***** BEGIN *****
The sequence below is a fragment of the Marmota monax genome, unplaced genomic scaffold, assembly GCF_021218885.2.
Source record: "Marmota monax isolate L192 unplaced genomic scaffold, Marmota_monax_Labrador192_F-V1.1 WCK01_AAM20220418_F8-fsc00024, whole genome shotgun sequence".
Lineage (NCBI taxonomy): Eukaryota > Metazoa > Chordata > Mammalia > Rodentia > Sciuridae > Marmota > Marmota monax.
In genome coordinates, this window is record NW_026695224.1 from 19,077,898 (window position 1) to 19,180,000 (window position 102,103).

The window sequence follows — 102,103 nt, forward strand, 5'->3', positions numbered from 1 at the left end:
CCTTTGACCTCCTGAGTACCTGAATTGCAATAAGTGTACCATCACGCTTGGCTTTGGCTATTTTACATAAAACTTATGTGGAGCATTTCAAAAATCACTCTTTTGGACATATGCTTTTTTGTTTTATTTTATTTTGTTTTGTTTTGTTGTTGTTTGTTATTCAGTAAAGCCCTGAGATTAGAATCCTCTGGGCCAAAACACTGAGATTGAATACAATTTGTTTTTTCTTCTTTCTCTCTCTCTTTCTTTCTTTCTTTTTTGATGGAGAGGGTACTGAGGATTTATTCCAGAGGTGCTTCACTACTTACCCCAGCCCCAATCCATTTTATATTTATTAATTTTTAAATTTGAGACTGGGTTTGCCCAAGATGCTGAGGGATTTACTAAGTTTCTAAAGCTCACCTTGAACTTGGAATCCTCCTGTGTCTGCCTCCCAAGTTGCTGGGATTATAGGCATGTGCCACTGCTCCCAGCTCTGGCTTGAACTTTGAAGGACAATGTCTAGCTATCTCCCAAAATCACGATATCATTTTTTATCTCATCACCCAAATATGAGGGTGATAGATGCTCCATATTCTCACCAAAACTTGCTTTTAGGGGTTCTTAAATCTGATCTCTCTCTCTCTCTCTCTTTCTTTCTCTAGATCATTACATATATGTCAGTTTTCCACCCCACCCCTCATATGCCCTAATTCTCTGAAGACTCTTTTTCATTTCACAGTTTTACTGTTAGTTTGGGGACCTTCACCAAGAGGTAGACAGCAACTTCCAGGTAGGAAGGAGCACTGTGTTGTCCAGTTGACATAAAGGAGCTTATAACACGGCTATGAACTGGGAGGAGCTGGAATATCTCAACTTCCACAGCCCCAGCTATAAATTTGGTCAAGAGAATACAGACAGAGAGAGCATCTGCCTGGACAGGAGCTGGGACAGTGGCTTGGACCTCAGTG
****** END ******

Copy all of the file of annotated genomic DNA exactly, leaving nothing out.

The sequence below is a fragment of the Marmota monax genome, unplaced genomic scaffold, assembly GCF_021218885.2.
Source record: "Marmota monax isolate L192 unplaced genomic scaffold, Marmota_monax_Labrador192_F-V1.1 WCK01_AAM20220418_F8-fsc00024, whole genome shotgun sequence".
Lineage (NCBI taxonomy): Eukaryota > Metazoa > Chordata > Mammalia > Rodentia > Sciuridae > Marmota > Marmota monax.
In genome coordinates, this window is record NW_026695224.1 from 19,077,898 (window position 1) to 19,180,000 (window position 102,103).

The window sequence follows — 102,103 nt, forward strand, 5'->3', positions numbered from 1 at the left end:
CCTTTGACCTCCTGAGTACCTGAATTGCAATAAGTGTACCATCACGCTTGGCTTTGGCTATTTTACATAAAACTTATGTGGAGCATTTCAAAAATCACTCTTTTGGACATATGCTTTTTTGTTTTATTTTATTTTGTTTTGTTTTGTTGTTGTTTGTTATTCAGTAAAGCCCTGAGATTAGAATCCTCTGGGCCAAAACACTGAGATTGAATACAATTTGTTTTTTCTTCTTTCTCTCTCTCTTTCTTTCTTTCTTTTTTGATGGAGAGGGTACTGAGGATTTATTCCAGAGGTGCTTCACTACTTACCCCAGCCCCAATCCATTTTATATTTATTAATTTTTAAATTTGAGACTGGGTTTGCCCAAGATGCTGAGGGATTTACTAAGTTTCTAAAGCTCACCTTGAACTTGGAATCCTCCTGTGTCTGCCTCCCAAGTTGCTGGGATTATAGGCATGTGCCACTGCTCCCAGCTCTGGCTTGAACTTTGAAGGACAATGTCTAGCTATCTCCCAAAATCACGATATCATTTTTTATCTCATCACCCAAATATGAGGGTGATAGATGCTCCATATTCTCACCAAAACTTGCTTTTAGGGGTTCTTAAATCTGATCTCTCTCTCTCTCTCTCTTTCTTTCTCTAGATCATTACATATATGTCAGTTTTCCACCCCACCCCTCATATGCCCTAATTCTCTGAAGACTCTTTTTCATTTCACAGTTTTACTGTTAGTTTGGGGACCTTCACCAAGAGGTAGACAGCAACTTCCAGGTAGGAAGGAGCACTGTGTTGTCCAGTTGACATAAAGGAGCTTATAACACGGCTATGAACTGGGAGGAGCTGGAATATCTCAACTTCCACAGCCCCAGCTATAAATTTGGTCAAGAGAATACAGACAGAGAGAGCATCTGCCTGGACAGGAGCTGGGACAGTGGCTTGGACCTCAGTG